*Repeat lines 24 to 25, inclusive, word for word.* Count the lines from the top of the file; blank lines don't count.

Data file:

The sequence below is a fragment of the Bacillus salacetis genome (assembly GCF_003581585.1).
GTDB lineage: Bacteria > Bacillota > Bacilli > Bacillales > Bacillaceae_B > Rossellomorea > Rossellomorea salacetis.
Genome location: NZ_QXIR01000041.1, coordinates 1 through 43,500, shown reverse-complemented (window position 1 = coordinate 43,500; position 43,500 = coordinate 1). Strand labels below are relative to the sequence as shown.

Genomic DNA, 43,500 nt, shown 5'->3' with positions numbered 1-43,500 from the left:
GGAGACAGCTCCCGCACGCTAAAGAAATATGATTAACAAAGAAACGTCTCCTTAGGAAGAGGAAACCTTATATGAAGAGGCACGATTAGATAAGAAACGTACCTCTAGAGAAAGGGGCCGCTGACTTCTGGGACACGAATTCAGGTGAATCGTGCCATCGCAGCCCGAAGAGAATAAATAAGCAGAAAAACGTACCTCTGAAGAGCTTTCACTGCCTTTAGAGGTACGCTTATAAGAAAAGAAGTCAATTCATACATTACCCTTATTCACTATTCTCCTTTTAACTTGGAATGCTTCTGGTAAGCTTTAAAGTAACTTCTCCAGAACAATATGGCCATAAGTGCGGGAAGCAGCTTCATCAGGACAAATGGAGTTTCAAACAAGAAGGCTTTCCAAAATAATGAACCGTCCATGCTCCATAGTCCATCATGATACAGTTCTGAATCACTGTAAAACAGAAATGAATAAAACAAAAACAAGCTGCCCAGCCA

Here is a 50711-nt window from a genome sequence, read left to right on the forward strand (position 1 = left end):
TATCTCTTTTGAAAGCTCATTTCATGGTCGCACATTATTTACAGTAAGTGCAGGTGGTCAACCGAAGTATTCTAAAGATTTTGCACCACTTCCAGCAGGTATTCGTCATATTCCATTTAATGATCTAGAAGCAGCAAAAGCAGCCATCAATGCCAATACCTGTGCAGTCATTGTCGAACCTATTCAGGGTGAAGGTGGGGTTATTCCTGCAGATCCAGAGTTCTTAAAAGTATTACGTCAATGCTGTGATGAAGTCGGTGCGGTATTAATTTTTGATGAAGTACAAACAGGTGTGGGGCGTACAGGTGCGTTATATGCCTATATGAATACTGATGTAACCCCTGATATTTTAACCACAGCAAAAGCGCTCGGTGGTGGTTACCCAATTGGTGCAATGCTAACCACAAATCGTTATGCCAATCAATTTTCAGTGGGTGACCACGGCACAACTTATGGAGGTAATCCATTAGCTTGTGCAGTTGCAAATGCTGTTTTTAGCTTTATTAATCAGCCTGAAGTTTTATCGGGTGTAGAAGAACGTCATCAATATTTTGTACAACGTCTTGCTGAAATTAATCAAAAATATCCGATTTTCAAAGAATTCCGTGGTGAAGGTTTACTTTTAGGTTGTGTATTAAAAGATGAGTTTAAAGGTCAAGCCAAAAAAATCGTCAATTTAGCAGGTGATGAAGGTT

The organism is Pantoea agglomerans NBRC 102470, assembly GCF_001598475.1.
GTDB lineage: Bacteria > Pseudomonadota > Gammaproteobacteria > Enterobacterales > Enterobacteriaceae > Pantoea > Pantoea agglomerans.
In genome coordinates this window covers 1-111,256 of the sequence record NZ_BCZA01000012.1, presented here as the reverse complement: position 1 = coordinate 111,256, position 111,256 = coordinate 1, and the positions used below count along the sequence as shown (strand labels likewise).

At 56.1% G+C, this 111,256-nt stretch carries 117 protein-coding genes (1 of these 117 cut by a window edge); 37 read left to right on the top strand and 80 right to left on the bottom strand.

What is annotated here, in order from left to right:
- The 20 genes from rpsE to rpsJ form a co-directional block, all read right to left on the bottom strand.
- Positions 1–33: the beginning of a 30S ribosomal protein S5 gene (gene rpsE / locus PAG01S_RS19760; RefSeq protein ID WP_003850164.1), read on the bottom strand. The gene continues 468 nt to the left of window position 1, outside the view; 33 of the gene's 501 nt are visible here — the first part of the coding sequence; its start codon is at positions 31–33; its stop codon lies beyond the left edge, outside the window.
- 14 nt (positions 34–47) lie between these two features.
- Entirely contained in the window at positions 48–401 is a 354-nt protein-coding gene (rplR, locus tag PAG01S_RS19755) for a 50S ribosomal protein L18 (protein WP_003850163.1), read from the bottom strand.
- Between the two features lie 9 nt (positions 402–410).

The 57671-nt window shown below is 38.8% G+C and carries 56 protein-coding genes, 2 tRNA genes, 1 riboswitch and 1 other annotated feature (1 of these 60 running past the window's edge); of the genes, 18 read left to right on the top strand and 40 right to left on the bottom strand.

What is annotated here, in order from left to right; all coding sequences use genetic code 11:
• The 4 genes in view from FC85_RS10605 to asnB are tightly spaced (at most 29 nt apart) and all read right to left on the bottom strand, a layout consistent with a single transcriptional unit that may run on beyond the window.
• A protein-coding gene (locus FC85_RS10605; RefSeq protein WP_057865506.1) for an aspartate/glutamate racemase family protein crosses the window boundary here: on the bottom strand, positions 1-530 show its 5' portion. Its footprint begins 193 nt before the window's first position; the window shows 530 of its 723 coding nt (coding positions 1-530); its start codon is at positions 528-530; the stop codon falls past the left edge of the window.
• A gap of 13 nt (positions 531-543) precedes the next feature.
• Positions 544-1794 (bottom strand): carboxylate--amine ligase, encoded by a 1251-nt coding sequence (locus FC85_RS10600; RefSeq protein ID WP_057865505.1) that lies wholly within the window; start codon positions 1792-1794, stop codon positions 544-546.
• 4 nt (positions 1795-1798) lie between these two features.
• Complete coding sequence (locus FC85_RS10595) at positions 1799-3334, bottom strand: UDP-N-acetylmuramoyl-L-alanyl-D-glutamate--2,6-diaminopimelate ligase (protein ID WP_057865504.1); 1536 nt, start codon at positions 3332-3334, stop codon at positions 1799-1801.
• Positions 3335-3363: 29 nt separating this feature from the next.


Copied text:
• 4 nt (positions 1795-1798) lie between these two features.
• Complete coding sequence (locus FC85_RS10595) at positions 1799-3334, bottom strand: UDP-N-acetylmuramoyl-L-alanyl-D-glutamate--2,6-diaminopimelate ligase (protein ID WP_057865504.1); 1536 nt, start codon at positions 3332-3334, stop codon at positions 1799-1801.